Vertical-axis wind turbines (VAWTs) are the subject of renewed interest due to the potential for higher power generation per unit land used, as well as their lower center of mass (the generator is at the bottom of tower), which renders them favorable for offshore deployment. However, VAWT farms have hardly been studied. In this paper, using a previously tested actuator line model in a large eddy simulation code, we investigate the transport of the mean kinetic energy (MKE) that replenishes the power in the farm. The primary sources of MKE are (1) the initial advective streamwise influx through the frontal area and (2) the vertical planform influx through the top and bottom interfaces of the farm. The results show that, for realistic finite-size farms, the planform MKE transport is a loss term over the first six rows: in this initial zone the mean flow adjusts by slowing down, and an upward mean advection develops that results in an efflux loss of MKE from the farm volume. The power extracted from farms is thus mainly from the frontal advection over the first few rows. When the initial streamwise advective flux is exhausted, the planform regeneration of MKE from above the wind farm becomes the dominant source; it is primarily affected by turbulent-mean interaction. This regeneration continues to adjust until rows 8 to 10 in our setups, beyond which a fully developed flow (similar to an infinite wind farm) can be observed. In the fully developed region, actual mechanical power generation by the turbines is about one third of replenishment. A primary conclusion is that more irregular farms designs should be studied, while the current literature continues to focus on the very classic layouts.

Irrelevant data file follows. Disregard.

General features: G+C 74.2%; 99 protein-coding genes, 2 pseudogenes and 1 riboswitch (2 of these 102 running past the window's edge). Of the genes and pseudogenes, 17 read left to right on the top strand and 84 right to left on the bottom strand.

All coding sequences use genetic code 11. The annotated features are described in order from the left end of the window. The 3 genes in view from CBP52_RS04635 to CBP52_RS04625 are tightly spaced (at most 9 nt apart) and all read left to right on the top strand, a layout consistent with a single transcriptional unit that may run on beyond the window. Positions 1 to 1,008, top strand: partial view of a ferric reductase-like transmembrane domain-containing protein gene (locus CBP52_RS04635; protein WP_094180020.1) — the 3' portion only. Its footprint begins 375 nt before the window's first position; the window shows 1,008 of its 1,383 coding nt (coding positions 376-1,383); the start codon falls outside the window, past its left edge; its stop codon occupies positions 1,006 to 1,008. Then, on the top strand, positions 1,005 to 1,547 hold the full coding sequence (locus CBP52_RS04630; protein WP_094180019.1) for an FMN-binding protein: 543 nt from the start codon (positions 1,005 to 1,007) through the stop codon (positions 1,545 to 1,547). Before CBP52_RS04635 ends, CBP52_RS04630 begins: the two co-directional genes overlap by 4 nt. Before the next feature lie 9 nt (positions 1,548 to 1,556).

All Science Journal Classification (ASJC) codes
- Computational Mechanics
- Modeling and Simulation
- Fluid Flow and Transfer Processes